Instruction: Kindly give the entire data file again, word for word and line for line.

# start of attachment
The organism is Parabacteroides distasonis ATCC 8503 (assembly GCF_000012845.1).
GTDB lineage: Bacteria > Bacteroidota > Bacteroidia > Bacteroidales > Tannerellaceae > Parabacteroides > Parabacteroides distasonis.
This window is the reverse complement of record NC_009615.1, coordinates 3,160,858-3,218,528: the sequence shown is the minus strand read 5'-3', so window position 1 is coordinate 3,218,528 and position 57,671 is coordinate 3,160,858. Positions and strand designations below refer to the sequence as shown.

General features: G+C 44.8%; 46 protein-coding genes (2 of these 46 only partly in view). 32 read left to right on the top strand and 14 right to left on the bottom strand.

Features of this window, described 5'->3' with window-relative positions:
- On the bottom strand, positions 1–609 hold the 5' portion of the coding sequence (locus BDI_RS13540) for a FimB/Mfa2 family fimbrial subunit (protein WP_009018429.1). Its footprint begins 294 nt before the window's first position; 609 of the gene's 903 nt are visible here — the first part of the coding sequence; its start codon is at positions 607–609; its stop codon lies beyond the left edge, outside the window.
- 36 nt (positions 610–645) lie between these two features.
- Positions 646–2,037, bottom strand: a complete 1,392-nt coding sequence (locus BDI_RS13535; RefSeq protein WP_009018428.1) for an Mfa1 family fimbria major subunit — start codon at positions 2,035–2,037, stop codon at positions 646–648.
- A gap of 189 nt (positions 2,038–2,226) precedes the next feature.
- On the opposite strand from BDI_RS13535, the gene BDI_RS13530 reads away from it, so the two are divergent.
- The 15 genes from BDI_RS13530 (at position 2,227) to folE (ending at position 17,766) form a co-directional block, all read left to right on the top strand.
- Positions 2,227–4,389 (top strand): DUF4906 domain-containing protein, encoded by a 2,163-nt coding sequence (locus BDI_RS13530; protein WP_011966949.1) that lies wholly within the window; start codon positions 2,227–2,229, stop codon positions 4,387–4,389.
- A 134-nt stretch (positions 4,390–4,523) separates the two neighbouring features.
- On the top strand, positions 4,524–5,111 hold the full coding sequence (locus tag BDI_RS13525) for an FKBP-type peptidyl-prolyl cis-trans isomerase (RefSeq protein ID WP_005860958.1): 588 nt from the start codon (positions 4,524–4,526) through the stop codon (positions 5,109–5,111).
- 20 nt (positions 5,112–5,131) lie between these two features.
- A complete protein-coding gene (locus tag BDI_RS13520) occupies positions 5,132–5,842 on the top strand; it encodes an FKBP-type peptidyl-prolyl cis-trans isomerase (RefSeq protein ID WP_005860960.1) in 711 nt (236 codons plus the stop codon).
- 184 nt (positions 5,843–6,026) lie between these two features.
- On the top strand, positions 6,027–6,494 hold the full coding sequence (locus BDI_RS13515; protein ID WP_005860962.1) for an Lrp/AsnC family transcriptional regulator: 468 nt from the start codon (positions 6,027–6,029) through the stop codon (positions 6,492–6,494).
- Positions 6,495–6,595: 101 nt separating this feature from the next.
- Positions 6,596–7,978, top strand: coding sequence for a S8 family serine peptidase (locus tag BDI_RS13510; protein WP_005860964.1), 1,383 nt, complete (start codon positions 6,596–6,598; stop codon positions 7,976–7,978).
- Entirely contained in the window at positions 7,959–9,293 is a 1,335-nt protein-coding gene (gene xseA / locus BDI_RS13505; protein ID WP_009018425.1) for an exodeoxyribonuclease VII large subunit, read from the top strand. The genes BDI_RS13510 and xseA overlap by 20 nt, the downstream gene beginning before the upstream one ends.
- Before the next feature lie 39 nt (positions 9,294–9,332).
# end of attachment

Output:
The organism is Parabacteroides distasonis ATCC 8503 (assembly GCF_000012845.1).
GTDB lineage: Bacteria > Bacteroidota > Bacteroidia > Bacteroidales > Tannerellaceae > Parabacteroides > Parabacteroides distasonis.
This window is the reverse complement of record NC_009615.1, coordinates 3,160,858-3,218,528: the sequence shown is the minus strand read 5'-3', so window position 1 is coordinate 3,218,528 and position 57,671 is coordinate 3,160,858. Positions and strand designations below refer to the sequence as shown.

General features: G+C 44.8%; 46 protein-coding genes (2 of these 46 only partly in view). 32 read left to right on the top strand and 14 right to left on the bottom strand.

Features of this window, described 5'->3' with window-relative positions:
- On the bottom strand, positions 1–609 hold the 5' portion of the coding sequence (locus BDI_RS13540) for a FimB/Mfa2 family fimbrial subunit (protein WP_009018429.1). Its footprint begins 294 nt before the window's first position; 609 of the gene's 903 nt are visible here — the first part of the coding sequence; its start codon is at positions 607–609; its stop codon lies beyond the left edge, outside the window.
- 36 nt (positions 610–645) lie between these two features.
- Positions 646–2,037, bottom strand: a complete 1,392-nt coding sequence (locus BDI_RS13535; RefSeq protein WP_009018428.1) for an Mfa1 family fimbria major subunit — start codon at positions 2,035–2,037, stop codon at positions 646–648.
- A gap of 189 nt (positions 2,038–2,226) precedes the next feature.
- On the opposite strand from BDI_RS13535, the gene BDI_RS13530 reads away from it, so the two are divergent.
- The 15 genes from BDI_RS13530 (at position 2,227) to folE (ending at position 17,766) form a co-directional block, all read left to right on the top strand.
- Positions 2,227–4,389 (top strand): DUF4906 domain-containing protein, encoded by a 2,163-nt coding sequence (locus BDI_RS13530; protein WP_011966949.1) that lies wholly within the window; start codon positions 2,227–2,229, stop codon positions 4,387–4,389.
- A 134-nt stretch (positions 4,390–4,523) separates the two neighbouring features.
- On the top strand, positions 4,524–5,111 hold the full coding sequence (locus tag BDI_RS13525) for an FKBP-type peptidyl-prolyl cis-trans isomerase (RefSeq protein ID WP_005860958.1): 588 nt from the start codon (positions 4,524–4,526) through the stop codon (positions 5,109–5,111).
- 20 nt (positions 5,112–5,131) lie between these two features.
- A complete protein-coding gene (locus tag BDI_RS13520) occupies positions 5,132–5,842 on the top strand; it encodes an FKBP-type peptidyl-prolyl cis-trans isomerase (RefSeq protein ID WP_005860960.1) in 711 nt (236 codons plus the stop codon).
- 184 nt (positions 5,843–6,026) lie between these two features.
- On the top strand, positions 6,027–6,494 hold the full coding sequence (locus BDI_RS13515; protein ID WP_005860962.1) for an Lrp/AsnC family transcriptional regulator: 468 nt from the start codon (positions 6,027–6,029) through the stop codon (positions 6,492–6,494).
- Positions 6,495–6,595: 101 nt separating this feature from the next.
- Positions 6,596–7,978, top strand: coding sequence for a S8 family serine peptidase (locus tag BDI_RS13510; protein WP_005860964.1), 1,383 nt, complete (start codon positions 6,596–6,598; stop codon positions 7,976–7,978).
- Entirely contained in the window at positions 7,959–9,293 is a 1,335-nt protein-coding gene (gene xseA / locus BDI_RS13505; protein ID WP_009018425.1) for an exodeoxyribonuclease VII large subunit, read from the top strand. The genes BDI_RS13510 and xseA overlap by 20 nt, the downstream gene beginning before the upstream one ends.
- Before the next feature lie 39 nt (positions 9,294–9,332).